In the last post, I wrote about how difficult it is to define the digital humanities. The same holds true for decolonizing collections, which is basically about viewing collections in a broader cultural perspective as well as returning items that were inappropriately acquired. It also means bringing to light what have often been aspects of natural history long hidden by colonial powers who downplayed or ignored those who actually collected specimens, played a role in directing the search, and explained the significance of finds. I used the term in the title of this post as shorthand for opening up collections by expanding the questions asked about them beyond the purely scientific. As I mentioned, this is an aspect of the extended specimen concept that is underplayed.
There is a great article by Subhadra Das and Miranda Lowe (2018) on: “Nature Read in Black and White: Decolonial Approaches to Interpreting Natural History Collections.” The term “decolonial” seems better than “decolonize.” The latter more precisely describes the process by which colonial nations became independent, more than ferreting out how natural history collections were shaped by colonial power. Das and Lowe begin quite directly with a Twitter comment by Danny Birchall of the Wellcome Collection to the effect that natural history museums are more racist than anyone will admit. The challenge is to describe this racism and find ways to change the situation.
This piece includes an analysis of the racist nature of many anthropological exhibits in natural history museums. Then the authors discuss what is missing in zoological and botanical exhibits, such as an exhibit on Colombian butterflies in which the cultural history of Colombian science was ignored. They attribute this to the “hard science” lens used in creating natural history exhibits. The thought crossed my mind that this may be why so many economic botany exhibits and even collections have disappeared: they were too much about culture and not enough about the plants themselves in the way taxonomists see them.
Lowe and Das then present a section on hidden figures: the collectors, elders, artists, and assistants of all kinds from porters to cooks to scouts, who were essential to the work collectors did all over the world. They lay out several cases where contributions have been neglected, including an enslaved Ghanaian named Graman Quassi who was taken to Suriname by the Dutch where he worked as a scout and negotiator. He was able to buy his freedom and became a noted healer who discovered that a plant, which Linnaeus later named after him, could be made into a tea to treat intestinal parasitic infections. It is still used today. And there is John Edmondstone, a freed Guianan slave, who taught taxidermy to Charles Darwin, then a student in Edinburgh. They also mention Hans Sloane’s extensive notes on enslaved Africans’ knowledge of plants and their medicinal uses.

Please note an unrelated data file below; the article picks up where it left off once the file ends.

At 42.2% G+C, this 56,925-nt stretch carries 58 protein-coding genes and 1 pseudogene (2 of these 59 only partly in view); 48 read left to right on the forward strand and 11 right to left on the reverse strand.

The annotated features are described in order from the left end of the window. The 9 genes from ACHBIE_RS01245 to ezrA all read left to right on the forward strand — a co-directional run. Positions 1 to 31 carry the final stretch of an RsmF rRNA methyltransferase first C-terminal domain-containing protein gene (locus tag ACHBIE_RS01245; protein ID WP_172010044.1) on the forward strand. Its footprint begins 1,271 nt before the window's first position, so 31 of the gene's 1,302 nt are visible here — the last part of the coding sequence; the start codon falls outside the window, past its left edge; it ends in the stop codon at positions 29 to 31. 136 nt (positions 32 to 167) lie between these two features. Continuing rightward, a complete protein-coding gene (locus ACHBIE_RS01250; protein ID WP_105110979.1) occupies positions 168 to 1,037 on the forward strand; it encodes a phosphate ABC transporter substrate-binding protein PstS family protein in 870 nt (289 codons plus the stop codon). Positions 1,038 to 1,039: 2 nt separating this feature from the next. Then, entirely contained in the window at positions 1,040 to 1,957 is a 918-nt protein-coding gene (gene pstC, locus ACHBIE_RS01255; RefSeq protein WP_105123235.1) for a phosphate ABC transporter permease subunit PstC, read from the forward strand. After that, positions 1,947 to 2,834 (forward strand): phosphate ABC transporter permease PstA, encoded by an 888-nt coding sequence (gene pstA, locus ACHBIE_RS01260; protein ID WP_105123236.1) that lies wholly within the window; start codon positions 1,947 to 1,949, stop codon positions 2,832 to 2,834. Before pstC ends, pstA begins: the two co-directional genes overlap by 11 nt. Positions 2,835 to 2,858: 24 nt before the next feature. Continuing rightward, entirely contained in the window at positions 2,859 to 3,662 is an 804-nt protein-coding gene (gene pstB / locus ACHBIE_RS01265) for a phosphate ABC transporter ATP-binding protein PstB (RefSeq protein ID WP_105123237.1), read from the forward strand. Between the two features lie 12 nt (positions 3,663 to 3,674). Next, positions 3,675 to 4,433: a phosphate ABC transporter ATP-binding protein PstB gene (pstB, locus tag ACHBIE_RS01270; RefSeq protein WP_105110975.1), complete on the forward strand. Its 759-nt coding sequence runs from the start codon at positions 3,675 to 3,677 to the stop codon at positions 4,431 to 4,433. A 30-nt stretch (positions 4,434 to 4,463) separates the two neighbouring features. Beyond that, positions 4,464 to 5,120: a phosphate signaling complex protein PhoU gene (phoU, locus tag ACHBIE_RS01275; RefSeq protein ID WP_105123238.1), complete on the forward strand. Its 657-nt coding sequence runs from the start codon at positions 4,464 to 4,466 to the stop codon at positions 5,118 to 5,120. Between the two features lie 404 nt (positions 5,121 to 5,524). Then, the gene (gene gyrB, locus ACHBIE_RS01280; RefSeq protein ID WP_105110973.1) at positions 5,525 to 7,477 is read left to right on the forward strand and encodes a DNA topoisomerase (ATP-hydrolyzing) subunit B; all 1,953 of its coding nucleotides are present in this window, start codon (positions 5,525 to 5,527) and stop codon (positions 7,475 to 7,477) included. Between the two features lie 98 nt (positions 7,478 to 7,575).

Das and Lowe make the argument that ignoring these aspects of collections alienates audiences who could be more interested in the scientific aspects of plants if they saw a relationship to their own culture and experiences. And I would add, these stories are fascinating, no matter what your background. They are coming to light in such projects as the Plant Humanities Lab narratives that I wrote about in the last post. However, there is so much more to do. In its new science strategy, the Royal Botanic Gardens, Kew recognizes the need to tackle the issue and acknowledges it central role in British colonial management of plant wealth around the world. One response is the new Plant Humanities Centre being planned. Kew has already had an important conference, Botany, Trade and Empire, on the colonial botanic gardens that were administered by Kew and resulted in the cultivation and dissemination of everything from rubber to cinchona to hemp worldwide (Brockway, 1979). The conference focus was on what were designated Miscellaneous Reports that the garden directors sent to Kew. Now digitized, these are a storehouse of information that has only begun to be mined, with interesting case studies done on cinchona, for example.
There is also a massive correspondence archive at Kew. J’nese Williams of Notre Dame University has used this, among many other sources, in her study of Alexander Anderson, who was curator of the St. Vincent Botanic Gardens from 1785 to 1811, and John Tyley, a free person of color, who worked there as an illustrator. Williams presented at a conference on Natural History and Visual Art from the Margins sponsored by the Linnaean Society that also included papers by Josepha Richard of the University of Bristol on the British trader John Bradby Blake’s work with the Chinese botanical artist, Mak Sau in Canton, and by Malini Roy of the British Library on a collection of Indian zoological illustrations by an artist identified at Haludar. These presentations required digging into the archives of a number of institutions and finding links between disparate types of information. They are in essence treasure hunts, which make them all the more interesting. As more archives come online, the hunts will be easier to do, but only if the data is prepared in a way that is highly searchable, and that can be linked to taxonomic databases so specimens that may be related to these stories can also be studied. This is hardly a trivial matter. But the stories that have been uncovered so far make is clear that the work involved is worth it to blur the line between science and the humanities.
Brockway, L. B. (1979). Science and Colonial Expansion: The Role of the British Royal Botanic Gardens. New York: Academic Press.
Das, S., & Lowe, M. (2018). Nature Read in Black and White: Decolonial approaches to interpreting natural history collections. Journal of Natural Science Collections, 6, 4–14.